The Problem of Political Authority   —   Michael Huemer (2013)


This book addresses the foundational problem of political philosophy: the problem of accounting for the authority of government. This authority has always struck me as puzzling and problematic. Why should 535 people in Washington be entitled to issue commands to 300 million others? And why should the others obey? These questions, as I argue in the following pages, have no satisfactory answers.

Why is this important? Nearly all political discourse centers on what sort of policies the government should make, and nearly all of it - whether in political philosophy or in popular forums - presupposes that the government has a special kind of authority to issue commands to the rest of society. When we argue about what the government’s immigration policy ought to be, for example, we normally presuppose that the state has the right to control movement into and out of the country. When we argue about the best tax policy, we presuppose that the state has the right to take wealth from individuals. When we argue about health care reform, we presuppose that the state has the right to decide how health care should be provided and paid for. If, as I hope to convince you, these presuppositions are mistaken, then nearly all of our current political discourse is misguided and must be fundamentally rethought.

Who should read this book? The questions addressed herein are relevant to anyone interested in politics and government. I hope my fellow philosophers will profit from it, but I also hope it will reach beyond that small group. I have therefore tried to minimize academic jargon and to keep the writing as clear and straightforward as possible. I do not presuppose any specialized know ledge.

Is this a book of extremist ideology? Yes and no. I defend some radical conclusions in the following pages. But although I am an extremist, I have always striven to be a reasonable one. I reason on the basis of what seem to me common sense ethical judgments. I do not assume a controversial, grand philosophical theory, an absolutist interpretation of some particular value, or a set of dubious empirical claims. This is to say that although my conclusions are highly controversial, my premises are not. Furthermore, I have striven to address alternative viewpoints fairly and reasonably. I consider in detail the most interesting and initially plausible attempts to justify governmental authority. When it comes to my own political view, I address all the important objections found in the literature and the oral tradition. Politics being as it is, I cannot expect to persuade committed partisans of other ideologies. My aim, however, is to persuade those who have kept an open mind regarding the problem of political authority.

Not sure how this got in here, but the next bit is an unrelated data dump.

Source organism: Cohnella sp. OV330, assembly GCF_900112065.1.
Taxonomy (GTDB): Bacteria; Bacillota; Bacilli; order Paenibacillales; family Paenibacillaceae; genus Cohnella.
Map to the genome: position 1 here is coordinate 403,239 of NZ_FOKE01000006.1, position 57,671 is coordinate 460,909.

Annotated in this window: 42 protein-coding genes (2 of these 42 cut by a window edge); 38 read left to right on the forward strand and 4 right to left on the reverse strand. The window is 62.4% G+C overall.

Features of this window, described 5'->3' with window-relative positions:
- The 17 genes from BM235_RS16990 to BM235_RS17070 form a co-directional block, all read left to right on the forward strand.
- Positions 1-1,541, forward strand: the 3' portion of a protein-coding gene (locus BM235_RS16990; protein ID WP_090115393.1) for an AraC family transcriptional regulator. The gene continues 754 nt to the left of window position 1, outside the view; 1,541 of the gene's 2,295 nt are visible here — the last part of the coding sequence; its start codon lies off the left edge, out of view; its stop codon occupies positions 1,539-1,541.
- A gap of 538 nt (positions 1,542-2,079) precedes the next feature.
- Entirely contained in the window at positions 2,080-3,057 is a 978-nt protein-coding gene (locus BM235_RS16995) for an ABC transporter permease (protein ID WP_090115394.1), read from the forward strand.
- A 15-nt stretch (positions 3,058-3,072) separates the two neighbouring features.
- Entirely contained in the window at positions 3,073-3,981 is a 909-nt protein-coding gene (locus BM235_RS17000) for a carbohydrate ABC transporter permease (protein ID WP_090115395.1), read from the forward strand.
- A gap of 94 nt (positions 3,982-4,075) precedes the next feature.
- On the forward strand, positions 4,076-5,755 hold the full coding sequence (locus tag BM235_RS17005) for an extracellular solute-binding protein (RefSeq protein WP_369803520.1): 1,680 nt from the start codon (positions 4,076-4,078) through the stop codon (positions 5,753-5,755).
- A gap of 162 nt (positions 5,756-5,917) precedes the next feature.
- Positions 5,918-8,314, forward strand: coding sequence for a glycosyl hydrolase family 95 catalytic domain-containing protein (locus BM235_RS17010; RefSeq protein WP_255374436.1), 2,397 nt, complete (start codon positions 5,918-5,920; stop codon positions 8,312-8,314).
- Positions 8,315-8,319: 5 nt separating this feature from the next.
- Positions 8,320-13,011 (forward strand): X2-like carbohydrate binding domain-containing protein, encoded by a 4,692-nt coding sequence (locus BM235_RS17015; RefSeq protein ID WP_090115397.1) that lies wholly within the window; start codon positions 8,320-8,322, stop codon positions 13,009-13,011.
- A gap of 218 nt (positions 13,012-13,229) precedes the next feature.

What is in this book? Chapters 2-5 discuss philosophical theories about the basis of state authority. Chapters 6 discusses psychological and historical evidence regarding our attitudes about authority. Chapters 7 asks the question, if there is no authority, how ought citizens and government employees to behave? It is here that the most immediately practical recommendations appear. Part II of the book proposes an alternative social structure not based on authority. Chapters 10-12 address the most obvious practical problems for such a society. The last chapter discusses whether and how the changes I recommend might come about.

I wish to acknowledge some friends and colleagues who helped me with this book. Bryan Caplan, David Boonin, Jason Brennan, Gary Chartier, Kevin Vallier, Matt Skene, David Gordon, and Eric Chwang provided invaluable comments that helped eliminate mistakes and improve the text in numerous places. I am grateful for their generosity. If any mistakes remain, the reader may look these professors up and ask them why they did not correct them. The work was completed with the assistance of a fellowship from the Center for the Humanities and the Arts at the University of Colorado in the 2011-12 academic year, for which assistance I am also grateful.

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The Problem of Political Authority

An Examination of the Right to Coerce and the Duty to Obey

Michael Huemer




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